This is how it’s done
Ever since the 2016 presidential election, in which people believed the worst and most ludicrous rumors about Secretary Hillary Clinton and it led them to elect the least qualified man in history, the dangers of misinformation have risen to the forefront. There were of course, warning signs long before that point, but it’s opened quite a different world of problems now, as Facebook is rapidly becoming a hot spot of misinformation on COVID-19 at one of the worst possible times.
While Donald Trump has his (highly ineffective) way of dealing with social media, which involves the current lawsuit he’s using as a fundraising scam, and a number of House Republicans have tried to intimidate networks like Twitter and Facebook to make sure their baseless propaganda keeps spreading. President Biden, however, took a different approach when speaking at a White House press conference: “They’re killing people. … Look, the only pandemic we have is among the unvaccinated. And they’re killing people,” he said to reporters when asked, putting them on notice. White House Press Secretary Jen Psaki reiterated his sentiments, saying there are measures that Facebook could take as a private sector company to cut down on misinformation spread online.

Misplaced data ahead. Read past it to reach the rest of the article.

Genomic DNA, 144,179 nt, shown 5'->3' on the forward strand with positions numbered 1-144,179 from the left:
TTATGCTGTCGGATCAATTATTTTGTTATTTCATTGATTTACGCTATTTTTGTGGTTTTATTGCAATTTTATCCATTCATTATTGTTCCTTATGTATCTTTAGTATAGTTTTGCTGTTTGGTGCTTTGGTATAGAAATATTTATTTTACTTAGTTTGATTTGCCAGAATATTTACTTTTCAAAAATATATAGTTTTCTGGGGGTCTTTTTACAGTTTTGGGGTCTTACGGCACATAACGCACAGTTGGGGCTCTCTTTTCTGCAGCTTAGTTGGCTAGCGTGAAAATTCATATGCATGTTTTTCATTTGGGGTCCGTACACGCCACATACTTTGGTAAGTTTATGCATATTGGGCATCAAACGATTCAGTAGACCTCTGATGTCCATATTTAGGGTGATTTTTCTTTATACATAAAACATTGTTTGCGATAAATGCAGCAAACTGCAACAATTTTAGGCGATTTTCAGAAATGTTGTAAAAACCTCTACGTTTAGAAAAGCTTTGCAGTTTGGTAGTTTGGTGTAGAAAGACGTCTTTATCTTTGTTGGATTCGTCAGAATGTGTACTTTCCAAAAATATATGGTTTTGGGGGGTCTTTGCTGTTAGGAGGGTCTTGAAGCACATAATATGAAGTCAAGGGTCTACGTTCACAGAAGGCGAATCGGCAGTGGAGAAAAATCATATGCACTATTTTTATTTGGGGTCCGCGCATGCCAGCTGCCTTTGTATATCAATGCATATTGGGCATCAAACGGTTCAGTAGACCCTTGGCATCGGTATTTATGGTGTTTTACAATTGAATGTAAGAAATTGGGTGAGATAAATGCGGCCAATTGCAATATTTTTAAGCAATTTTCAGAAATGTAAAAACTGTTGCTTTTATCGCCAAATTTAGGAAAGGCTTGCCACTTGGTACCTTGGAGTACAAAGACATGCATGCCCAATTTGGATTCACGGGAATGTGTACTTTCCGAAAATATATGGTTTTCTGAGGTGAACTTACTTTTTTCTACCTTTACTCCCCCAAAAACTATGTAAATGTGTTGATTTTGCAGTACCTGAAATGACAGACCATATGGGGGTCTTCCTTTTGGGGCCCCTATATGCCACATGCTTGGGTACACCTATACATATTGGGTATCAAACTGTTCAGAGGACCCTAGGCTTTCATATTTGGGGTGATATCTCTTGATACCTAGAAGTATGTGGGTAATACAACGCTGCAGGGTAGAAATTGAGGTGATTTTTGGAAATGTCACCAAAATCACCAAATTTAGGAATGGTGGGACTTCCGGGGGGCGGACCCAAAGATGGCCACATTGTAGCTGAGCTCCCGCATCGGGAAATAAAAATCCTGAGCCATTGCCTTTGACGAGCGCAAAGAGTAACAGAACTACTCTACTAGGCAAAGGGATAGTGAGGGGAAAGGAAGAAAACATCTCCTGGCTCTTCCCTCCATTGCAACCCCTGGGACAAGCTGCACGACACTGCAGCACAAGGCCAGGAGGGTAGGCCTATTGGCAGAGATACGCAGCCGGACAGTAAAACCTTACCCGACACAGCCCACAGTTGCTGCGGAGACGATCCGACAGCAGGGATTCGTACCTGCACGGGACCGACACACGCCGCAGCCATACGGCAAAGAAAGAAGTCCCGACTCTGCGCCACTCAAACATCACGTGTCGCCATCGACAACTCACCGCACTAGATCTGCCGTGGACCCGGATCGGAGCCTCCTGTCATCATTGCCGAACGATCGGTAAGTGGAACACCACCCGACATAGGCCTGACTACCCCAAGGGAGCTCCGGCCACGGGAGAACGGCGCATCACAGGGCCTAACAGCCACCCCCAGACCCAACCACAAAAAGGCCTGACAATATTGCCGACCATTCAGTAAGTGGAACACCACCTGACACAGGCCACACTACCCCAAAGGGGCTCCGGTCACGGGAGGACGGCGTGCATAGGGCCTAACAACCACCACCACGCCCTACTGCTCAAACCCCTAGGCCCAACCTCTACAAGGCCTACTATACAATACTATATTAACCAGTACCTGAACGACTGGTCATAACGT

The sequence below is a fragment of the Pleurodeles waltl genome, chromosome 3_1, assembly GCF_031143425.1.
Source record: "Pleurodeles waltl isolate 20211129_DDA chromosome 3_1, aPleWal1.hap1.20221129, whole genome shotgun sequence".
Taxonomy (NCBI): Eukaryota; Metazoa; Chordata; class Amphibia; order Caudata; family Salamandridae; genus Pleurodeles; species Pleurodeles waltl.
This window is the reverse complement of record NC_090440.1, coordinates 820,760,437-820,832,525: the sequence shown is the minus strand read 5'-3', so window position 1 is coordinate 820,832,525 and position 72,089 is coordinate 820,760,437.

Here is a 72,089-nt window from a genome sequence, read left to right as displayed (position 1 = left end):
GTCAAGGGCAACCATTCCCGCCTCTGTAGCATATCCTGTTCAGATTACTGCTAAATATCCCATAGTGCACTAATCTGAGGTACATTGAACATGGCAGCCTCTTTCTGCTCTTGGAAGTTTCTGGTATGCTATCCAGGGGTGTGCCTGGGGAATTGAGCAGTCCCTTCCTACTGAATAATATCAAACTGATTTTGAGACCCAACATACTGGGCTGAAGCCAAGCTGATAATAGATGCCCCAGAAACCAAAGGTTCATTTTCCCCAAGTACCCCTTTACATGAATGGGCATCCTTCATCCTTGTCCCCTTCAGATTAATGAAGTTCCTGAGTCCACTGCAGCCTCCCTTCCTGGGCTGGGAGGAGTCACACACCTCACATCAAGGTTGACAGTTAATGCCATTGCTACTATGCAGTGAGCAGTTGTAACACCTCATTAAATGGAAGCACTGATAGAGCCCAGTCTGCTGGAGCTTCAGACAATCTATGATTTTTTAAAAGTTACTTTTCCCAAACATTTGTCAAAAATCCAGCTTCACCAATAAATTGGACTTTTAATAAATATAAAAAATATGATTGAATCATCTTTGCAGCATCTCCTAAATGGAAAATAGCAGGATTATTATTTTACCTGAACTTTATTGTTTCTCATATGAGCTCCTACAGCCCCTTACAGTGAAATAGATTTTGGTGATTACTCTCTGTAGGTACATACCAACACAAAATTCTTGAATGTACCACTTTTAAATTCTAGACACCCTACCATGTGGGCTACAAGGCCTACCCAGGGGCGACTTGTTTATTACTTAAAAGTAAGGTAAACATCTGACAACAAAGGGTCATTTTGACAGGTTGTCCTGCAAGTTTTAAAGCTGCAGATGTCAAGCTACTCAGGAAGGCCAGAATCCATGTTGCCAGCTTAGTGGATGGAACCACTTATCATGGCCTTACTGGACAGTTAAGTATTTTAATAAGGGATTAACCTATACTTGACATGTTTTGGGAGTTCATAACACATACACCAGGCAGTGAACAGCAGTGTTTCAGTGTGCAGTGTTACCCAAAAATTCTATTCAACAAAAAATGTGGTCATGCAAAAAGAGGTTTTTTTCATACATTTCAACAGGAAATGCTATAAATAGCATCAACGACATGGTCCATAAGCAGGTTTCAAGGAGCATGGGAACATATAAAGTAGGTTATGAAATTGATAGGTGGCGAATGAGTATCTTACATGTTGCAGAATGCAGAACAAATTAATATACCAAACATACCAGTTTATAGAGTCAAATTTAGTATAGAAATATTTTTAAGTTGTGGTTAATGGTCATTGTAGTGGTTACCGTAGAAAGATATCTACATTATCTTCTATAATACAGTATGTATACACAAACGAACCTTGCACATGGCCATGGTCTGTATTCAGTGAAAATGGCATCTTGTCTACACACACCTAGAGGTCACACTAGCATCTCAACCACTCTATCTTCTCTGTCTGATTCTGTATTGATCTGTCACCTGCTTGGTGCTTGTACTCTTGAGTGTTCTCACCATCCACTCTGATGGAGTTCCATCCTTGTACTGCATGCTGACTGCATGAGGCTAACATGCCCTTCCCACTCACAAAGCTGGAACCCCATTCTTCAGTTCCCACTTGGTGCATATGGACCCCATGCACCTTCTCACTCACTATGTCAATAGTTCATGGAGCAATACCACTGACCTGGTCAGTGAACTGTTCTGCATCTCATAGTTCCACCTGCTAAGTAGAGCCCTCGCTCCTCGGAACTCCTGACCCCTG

We’ll see where this leads, but the bottom line is that the president of the United States is now urging the social network to take action on a problem that is ultimately a threat to democracy – echoing the sentiments of Democratic senators, several of whom urged the government to take action when they ran for president in 2019 and 2020. We could be on the verge of seeing propaganda and falsehoods curbed online – as the Biden administration shows how it’s done responsibly.
James Sullivan is the assistant editor of Brain World Magazine and an advocate of science-based policy making